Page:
61 results found
    1. Neuroscience

    Loss of Frataxin induces iron toxicity, sphingolipid synthesis, and Pdk1/Mef2 activation, leading to neurodegeneration

    Kuchuan Chen et al.
    In Drosophila, the loss of Frataxin causes iron accumulation in the nervous system, which in turn enhances sphingolipid synthesis and activation of PDK1 and Mef2, which leads to neurodegeneration.
    1. Cell Biology

    A sphingolipid-dependent diffusion barrier confines ER stress to the yeast mother cell

    Lori Clay et al.
    Sphingolipids govern the compartmentalization of yeast cells through the assembly of lateral diffusion barriers in ER membranes.
    1. Neuroscience

    Loss of Frataxin activates the iron/sphingolipid/PDK1/Mef2 pathway in mammals

    Kuchuan Chen et al.
    The iron/sphingolipid/PDK1/Mef2 pathway is activated in mammals upon loss of Frataxin.
    1. Cell Biology

    The GARP complex is required for cellular sphingolipid homeostasis

    Florian Fröhlich et al.
    The retrograde vesicular trafficking GARP complex, which is mutated in a neurodegenerative disease, is important for sphingolipid homeostasis in yeast and mammalian cells.
    1. Biochemistry and Chemical Biology
    2. Cell Biology

    TORC2-dependent protein kinase Ypk1 phosphorylates ceramide synthase to stimulate synthesis of complex sphingolipids

    Alexander Muir et al.
    TORC2-Ypk1 signaling upregulates flux through the sphingolipid pathway not only by increasing the supply of long-chain base precursors, but also by increasing their use in synthesizing complex sphingolipids.
    1. Developmental Biology

    A novel sphingolipid-TORC1 pathway critically promotes postembryonic development in Caenorhabditis elegans

    Huanhu Zhu et al.
    A lipid acts to promote the development of nematode worm larvae through activation of an enzyme complex called TORC1.
    1. Biochemistry and Chemical Biology

    Optical manipulation of sphingolipid biosynthesis using photoswitchable ceramides

    Matthijs Kol et al.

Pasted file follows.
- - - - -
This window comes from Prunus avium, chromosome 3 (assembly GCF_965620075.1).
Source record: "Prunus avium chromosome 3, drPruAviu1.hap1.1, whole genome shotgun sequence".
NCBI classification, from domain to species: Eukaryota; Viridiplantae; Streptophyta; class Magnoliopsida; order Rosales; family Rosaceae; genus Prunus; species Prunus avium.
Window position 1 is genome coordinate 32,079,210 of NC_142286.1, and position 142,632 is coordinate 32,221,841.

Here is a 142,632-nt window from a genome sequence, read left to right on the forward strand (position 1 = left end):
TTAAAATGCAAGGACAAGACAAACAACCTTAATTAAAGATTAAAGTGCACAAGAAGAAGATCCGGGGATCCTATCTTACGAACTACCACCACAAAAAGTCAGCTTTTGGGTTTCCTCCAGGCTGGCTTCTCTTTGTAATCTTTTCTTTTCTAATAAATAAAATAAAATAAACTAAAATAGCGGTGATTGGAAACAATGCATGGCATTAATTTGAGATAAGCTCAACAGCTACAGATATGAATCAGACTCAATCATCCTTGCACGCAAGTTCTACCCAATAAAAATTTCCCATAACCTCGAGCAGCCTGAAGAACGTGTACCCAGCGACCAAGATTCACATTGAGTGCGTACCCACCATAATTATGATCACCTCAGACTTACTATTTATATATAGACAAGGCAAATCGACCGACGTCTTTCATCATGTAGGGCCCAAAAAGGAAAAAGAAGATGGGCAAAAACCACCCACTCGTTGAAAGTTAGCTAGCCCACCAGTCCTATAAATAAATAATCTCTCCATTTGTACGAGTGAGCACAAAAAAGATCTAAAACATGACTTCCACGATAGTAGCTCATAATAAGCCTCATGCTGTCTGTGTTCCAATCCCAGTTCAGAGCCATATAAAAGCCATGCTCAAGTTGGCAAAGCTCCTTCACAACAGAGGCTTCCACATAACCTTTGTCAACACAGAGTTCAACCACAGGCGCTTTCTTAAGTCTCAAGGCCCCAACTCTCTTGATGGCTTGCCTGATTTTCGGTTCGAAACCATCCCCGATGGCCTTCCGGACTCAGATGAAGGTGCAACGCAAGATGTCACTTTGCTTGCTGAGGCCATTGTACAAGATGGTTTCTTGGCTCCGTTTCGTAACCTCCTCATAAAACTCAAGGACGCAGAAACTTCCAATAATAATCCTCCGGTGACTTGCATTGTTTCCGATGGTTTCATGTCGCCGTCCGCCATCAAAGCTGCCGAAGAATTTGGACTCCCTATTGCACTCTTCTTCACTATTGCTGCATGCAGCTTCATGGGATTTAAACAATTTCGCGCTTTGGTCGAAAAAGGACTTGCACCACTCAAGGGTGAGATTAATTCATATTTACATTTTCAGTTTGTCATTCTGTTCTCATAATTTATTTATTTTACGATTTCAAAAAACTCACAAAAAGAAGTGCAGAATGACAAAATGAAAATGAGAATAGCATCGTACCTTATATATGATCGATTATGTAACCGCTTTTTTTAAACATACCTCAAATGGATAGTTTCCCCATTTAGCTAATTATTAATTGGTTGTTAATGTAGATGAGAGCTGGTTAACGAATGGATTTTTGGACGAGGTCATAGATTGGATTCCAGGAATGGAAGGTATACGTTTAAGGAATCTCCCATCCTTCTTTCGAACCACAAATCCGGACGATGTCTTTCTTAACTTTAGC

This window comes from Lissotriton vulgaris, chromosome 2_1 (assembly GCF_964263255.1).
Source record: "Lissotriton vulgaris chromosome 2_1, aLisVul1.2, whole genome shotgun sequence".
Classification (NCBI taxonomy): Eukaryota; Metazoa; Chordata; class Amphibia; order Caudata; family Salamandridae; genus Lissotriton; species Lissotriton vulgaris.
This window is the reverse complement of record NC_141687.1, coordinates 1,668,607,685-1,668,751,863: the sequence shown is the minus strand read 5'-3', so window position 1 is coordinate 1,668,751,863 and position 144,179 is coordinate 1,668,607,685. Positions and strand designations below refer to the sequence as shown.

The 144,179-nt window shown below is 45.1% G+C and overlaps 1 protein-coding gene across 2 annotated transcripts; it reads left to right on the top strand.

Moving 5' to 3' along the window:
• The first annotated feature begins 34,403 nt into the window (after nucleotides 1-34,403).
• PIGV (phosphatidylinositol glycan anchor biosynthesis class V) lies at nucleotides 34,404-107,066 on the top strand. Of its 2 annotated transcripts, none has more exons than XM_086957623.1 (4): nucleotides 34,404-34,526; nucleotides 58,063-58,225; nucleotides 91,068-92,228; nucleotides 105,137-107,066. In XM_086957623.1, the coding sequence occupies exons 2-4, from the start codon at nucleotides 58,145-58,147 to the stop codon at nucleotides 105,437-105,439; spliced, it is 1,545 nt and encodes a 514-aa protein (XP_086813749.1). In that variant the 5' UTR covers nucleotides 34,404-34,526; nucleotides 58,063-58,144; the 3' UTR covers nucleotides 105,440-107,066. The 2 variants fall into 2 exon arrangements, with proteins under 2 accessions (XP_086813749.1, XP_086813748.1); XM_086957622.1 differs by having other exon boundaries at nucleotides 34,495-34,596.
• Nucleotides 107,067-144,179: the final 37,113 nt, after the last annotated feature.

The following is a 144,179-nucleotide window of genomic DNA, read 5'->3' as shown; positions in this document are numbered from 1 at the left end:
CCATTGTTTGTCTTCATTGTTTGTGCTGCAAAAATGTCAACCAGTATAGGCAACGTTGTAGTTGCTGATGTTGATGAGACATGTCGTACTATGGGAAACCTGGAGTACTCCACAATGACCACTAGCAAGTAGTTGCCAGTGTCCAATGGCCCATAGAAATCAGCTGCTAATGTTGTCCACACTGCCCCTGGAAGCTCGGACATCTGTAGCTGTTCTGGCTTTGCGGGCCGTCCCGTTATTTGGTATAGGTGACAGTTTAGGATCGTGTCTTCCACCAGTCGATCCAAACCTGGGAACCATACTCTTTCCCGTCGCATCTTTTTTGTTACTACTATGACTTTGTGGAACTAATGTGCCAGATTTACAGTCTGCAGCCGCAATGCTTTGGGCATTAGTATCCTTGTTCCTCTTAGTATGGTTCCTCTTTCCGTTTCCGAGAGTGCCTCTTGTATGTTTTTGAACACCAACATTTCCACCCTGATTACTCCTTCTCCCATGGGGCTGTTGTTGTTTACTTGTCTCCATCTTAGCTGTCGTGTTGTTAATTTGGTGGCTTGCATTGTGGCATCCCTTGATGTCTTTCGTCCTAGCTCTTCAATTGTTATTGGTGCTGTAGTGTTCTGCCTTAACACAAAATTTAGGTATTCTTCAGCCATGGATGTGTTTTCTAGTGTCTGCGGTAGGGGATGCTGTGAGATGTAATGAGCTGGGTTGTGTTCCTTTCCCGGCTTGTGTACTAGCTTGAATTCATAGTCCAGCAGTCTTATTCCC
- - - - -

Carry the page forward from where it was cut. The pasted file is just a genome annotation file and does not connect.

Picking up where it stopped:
Photoswitchable ceramides containing an azobenzene photoswitch behave as light-controllable substrates for both sphingomyelin synthase and glucosylceramide synthase.
    1. Biochemistry and Chemical Biology
    2. Developmental Biology

    The ceramide synthase 2b gene mediates genomic sensing and regulation of sphingosine levels during zebrafish embryogenesis

    Karen Mendelson et al.
    Developing oocytes lacking Sphk2 sense high sphingosine levels and transcriptionally activate expression of the gene encoding Cers2b, to mediate a salvage pathway to reduce potentially toxic sphingosine.
    1. Biochemistry and Chemical Biology
    2. Cell Biology

    Mitochondria-specific photoactivation to monitor local sphingosine metabolism and function

    Suihan Feng et al.
    Caged, photoactivatible sphingosine localized to mitochondria permits demonstration of the importance of subcellular localization on lipid metabolism and signaling.
    1. Biochemistry and Chemical Biology
    2. Cell Biology

    Regulating G protein-coupled receptors by topological inversion

    Bray Denard et al.
    Multiple biochemical assays show that the topology of CCR5 and possibly other GPCRs may be inverted by ceramide or other sphingolipids through the process of regulated alternative translocation.

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